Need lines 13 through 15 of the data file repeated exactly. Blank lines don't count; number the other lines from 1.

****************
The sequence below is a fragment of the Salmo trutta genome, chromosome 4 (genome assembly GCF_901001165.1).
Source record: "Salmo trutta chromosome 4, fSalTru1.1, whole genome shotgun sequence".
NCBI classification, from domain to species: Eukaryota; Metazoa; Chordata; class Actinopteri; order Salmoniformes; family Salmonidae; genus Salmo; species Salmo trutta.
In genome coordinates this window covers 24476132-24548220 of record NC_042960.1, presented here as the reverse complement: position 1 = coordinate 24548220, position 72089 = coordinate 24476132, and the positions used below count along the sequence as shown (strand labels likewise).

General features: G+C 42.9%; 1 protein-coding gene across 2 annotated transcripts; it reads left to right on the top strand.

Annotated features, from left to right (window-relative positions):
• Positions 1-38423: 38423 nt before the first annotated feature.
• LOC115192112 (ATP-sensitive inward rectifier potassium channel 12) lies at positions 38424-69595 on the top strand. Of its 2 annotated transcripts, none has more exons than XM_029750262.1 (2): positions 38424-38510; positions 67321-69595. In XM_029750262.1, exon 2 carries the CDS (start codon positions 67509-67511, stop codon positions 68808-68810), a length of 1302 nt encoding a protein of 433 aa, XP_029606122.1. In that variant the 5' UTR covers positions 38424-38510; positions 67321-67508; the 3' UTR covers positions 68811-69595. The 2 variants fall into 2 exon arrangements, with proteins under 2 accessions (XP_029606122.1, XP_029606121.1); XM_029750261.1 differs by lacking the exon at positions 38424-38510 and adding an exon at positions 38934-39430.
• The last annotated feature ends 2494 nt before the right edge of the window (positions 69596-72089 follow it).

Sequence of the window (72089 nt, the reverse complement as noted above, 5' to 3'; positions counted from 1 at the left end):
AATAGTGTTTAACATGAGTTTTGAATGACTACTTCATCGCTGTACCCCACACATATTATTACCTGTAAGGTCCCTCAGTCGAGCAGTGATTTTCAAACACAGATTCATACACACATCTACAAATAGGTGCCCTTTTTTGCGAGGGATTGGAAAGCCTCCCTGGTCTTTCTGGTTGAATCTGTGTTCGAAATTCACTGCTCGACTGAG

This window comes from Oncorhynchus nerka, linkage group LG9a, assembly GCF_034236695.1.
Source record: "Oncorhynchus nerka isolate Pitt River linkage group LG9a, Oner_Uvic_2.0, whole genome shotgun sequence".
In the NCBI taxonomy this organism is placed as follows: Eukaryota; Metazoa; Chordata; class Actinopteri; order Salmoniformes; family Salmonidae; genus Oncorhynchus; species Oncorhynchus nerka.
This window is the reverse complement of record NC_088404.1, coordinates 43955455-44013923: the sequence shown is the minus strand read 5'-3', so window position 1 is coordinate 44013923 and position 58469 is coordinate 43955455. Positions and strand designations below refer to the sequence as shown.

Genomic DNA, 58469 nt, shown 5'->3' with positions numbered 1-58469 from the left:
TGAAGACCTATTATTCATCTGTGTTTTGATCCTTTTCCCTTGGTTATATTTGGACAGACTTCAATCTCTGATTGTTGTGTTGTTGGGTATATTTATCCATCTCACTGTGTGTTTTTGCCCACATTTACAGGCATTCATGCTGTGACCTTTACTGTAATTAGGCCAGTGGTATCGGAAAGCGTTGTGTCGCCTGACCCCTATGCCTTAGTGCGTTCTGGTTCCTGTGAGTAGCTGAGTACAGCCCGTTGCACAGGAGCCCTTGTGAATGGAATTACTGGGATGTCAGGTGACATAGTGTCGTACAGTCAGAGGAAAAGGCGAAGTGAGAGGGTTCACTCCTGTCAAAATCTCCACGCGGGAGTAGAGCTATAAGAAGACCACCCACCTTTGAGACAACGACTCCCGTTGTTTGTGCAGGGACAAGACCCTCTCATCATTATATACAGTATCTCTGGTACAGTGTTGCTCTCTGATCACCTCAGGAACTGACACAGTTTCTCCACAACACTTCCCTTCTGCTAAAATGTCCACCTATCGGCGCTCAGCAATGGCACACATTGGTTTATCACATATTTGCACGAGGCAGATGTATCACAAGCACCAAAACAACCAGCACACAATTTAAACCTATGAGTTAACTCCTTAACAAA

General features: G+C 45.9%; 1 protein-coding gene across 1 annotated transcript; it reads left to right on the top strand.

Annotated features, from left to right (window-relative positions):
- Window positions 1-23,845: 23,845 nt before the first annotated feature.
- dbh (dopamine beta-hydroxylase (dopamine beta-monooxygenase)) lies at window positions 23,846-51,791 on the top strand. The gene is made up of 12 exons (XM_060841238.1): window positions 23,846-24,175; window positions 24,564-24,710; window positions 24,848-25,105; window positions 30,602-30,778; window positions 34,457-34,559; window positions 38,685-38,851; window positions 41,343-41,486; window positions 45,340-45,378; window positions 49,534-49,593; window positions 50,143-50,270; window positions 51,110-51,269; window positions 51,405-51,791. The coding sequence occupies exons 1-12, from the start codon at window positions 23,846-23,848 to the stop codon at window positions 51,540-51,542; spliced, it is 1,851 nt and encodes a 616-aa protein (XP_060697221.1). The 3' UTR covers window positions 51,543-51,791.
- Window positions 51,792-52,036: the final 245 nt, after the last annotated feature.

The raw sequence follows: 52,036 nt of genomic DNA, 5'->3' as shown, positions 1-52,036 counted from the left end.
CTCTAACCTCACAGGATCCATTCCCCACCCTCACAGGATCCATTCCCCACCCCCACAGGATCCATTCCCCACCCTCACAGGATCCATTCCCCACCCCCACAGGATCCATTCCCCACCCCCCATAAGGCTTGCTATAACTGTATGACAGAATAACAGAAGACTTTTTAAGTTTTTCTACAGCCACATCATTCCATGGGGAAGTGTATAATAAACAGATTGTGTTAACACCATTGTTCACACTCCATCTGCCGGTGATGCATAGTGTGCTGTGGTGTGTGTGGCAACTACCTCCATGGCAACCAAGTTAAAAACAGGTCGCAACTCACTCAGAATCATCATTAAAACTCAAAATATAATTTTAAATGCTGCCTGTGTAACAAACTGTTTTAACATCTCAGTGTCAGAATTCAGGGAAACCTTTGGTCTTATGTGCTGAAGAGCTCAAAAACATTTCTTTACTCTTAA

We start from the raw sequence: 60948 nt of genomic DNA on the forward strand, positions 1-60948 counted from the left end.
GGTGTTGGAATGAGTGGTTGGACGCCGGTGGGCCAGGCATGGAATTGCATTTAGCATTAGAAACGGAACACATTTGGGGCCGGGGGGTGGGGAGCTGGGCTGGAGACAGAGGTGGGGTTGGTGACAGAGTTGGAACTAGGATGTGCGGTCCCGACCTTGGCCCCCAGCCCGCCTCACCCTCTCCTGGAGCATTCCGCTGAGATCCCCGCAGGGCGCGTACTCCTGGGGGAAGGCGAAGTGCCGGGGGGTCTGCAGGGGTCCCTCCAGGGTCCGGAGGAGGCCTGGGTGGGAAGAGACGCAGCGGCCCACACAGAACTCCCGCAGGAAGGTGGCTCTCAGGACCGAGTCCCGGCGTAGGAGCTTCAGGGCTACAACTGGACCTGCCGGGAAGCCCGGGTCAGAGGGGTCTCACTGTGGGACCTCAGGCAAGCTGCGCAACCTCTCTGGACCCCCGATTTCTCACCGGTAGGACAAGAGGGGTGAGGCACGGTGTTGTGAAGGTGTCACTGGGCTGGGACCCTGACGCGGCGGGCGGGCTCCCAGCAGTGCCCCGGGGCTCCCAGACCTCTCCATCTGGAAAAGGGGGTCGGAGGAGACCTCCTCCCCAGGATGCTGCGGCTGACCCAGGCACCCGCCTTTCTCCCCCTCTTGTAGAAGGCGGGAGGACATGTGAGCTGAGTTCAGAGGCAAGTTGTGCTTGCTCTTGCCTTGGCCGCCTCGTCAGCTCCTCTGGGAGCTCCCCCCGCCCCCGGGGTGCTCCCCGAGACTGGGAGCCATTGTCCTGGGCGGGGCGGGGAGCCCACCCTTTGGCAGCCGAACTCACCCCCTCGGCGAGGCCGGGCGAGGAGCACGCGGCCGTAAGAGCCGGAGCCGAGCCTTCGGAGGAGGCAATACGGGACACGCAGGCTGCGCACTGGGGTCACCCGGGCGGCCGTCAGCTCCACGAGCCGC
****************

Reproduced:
Source record: "Oncorhynchus nerka isolate Pitt River linkage group LG9a, Oner_Uvic_2.0, whole genome shotgun sequence".
In the NCBI taxonomy this organism is placed as follows: Eukaryota; Metazoa; Chordata; class Actinopteri; order Salmoniformes; family Salmonidae; genus Oncorhynchus; species Oncorhynchus nerka.
This window is the reverse complement of record NC_088404.1, coordinates 43955455-44013923: the sequence shown is the minus strand read 5'-3', so window position 1 is coordinate 44013923 and position 58469 is coordinate 43955455. Positions and strand designations below refer to the sequence as shown.